January 1, 2004
Launched on August 1, 1997, the Sea-viewing Wide Field-of-View Sensor (SeaWiFS) began collecting global data operationally in mid-September of that year and has been flawlessly gathering observations of ocean color for the past six years. While most of the light that is scattered back to space out of clear ocean water is blue, ocean water contains many things in addition to just water. These things can change the color of the ocean surface. In coastal areas, runoff from rivers, sand and silt churned up from the ocean bottom by tides, waves, and storms are among the things that change the color of the near-shore waters. However, for most of the world's oceans, the most important things that influence its color are phytoplankton. Phytoplankton are very small, single-celled plants, generally smaller than the size of a pinhead, that contain a green pigment called chlorophyll.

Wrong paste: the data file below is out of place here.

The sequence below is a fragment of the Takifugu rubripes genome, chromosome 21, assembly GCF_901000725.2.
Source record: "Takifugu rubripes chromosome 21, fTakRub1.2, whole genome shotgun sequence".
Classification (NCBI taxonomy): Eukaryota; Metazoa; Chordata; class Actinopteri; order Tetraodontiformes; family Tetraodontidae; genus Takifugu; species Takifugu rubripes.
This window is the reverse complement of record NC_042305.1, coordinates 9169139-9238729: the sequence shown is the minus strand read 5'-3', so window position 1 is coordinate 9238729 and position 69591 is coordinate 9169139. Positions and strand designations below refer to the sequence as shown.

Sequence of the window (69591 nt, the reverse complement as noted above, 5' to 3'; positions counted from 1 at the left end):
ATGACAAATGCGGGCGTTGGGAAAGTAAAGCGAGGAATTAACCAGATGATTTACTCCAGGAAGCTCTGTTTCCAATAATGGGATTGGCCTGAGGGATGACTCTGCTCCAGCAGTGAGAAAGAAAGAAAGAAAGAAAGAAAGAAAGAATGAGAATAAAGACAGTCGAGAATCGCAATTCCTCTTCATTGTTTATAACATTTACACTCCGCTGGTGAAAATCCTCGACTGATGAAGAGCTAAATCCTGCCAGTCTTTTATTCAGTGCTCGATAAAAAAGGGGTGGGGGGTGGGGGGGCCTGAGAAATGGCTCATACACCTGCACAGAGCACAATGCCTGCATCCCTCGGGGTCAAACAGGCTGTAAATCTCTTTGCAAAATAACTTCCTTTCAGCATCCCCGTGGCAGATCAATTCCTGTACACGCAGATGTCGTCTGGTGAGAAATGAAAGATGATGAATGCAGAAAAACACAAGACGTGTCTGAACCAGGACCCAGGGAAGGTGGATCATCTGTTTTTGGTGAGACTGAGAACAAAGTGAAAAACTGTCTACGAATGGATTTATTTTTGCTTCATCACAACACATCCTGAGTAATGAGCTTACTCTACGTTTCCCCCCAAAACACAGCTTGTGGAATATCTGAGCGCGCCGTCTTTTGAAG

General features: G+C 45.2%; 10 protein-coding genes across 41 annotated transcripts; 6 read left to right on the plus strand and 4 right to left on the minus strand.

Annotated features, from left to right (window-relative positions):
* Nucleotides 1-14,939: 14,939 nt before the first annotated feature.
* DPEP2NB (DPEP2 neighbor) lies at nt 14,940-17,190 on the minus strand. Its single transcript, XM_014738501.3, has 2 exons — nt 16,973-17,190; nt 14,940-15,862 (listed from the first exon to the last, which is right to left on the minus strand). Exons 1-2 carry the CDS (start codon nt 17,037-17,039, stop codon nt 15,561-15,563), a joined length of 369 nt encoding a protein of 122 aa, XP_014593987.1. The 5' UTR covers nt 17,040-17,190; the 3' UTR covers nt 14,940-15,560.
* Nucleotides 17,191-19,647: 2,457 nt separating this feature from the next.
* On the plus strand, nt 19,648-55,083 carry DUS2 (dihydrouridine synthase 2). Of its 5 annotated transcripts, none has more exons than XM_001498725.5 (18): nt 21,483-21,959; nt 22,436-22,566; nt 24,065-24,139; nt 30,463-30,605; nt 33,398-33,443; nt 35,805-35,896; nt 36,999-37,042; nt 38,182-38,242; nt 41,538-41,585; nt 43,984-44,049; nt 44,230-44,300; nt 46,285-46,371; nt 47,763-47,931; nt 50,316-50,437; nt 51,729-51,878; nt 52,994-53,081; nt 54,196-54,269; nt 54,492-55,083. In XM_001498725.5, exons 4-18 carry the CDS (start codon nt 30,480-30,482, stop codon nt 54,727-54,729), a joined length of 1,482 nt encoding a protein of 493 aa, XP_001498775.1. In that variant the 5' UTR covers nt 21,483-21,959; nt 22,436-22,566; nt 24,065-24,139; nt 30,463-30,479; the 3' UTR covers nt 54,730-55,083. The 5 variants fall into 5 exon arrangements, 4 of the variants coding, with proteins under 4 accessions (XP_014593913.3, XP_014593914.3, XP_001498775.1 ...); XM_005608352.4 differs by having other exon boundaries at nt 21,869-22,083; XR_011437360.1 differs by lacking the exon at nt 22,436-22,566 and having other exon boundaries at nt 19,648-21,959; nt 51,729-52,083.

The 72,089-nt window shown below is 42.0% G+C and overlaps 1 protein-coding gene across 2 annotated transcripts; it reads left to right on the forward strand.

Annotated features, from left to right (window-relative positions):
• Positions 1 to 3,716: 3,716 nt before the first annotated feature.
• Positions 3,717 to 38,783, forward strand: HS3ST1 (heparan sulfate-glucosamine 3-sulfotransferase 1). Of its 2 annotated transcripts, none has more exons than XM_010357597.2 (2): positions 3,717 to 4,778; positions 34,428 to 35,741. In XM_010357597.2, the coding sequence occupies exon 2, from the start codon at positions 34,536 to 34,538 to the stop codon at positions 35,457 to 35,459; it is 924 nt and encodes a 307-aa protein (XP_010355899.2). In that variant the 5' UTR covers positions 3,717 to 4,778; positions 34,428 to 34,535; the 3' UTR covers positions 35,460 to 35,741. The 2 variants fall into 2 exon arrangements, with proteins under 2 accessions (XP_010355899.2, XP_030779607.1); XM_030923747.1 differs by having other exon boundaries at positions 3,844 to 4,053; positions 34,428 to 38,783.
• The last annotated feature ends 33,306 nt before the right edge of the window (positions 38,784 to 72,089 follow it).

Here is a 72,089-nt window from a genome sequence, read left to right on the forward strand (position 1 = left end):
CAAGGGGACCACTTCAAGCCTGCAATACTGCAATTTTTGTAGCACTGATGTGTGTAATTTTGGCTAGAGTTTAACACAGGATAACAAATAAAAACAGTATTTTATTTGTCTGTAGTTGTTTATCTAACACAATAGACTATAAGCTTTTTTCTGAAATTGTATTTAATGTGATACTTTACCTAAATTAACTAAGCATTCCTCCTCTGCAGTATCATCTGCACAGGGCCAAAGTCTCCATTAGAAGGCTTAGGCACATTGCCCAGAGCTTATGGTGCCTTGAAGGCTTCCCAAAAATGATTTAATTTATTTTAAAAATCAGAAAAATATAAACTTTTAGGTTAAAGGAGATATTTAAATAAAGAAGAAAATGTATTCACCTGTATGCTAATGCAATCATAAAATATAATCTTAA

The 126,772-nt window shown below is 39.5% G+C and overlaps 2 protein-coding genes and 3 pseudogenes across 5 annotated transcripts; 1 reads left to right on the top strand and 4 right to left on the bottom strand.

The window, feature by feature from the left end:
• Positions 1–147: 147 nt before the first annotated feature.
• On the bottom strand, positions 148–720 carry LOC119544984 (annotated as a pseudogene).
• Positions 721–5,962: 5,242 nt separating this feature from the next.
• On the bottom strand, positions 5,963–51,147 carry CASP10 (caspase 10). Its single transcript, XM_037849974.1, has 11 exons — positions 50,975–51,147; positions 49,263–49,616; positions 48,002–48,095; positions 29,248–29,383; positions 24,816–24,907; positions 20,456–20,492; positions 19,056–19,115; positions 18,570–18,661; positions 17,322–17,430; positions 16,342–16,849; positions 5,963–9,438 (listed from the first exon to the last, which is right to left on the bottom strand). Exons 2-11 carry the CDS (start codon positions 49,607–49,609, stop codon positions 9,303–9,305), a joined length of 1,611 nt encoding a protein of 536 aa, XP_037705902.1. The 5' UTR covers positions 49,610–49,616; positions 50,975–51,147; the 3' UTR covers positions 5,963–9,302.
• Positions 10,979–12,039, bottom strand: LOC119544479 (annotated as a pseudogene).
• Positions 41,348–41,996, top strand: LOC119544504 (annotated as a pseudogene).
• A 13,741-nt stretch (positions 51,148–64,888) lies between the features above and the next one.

Topics: Environment, Aquatic ecology, Chemistry, Biology, Coastal Zone Color Scanner, Chlorophyll, Phytoplankton, SeaWiFS, Planktology, Biological oceanography, Biological pigment, Nature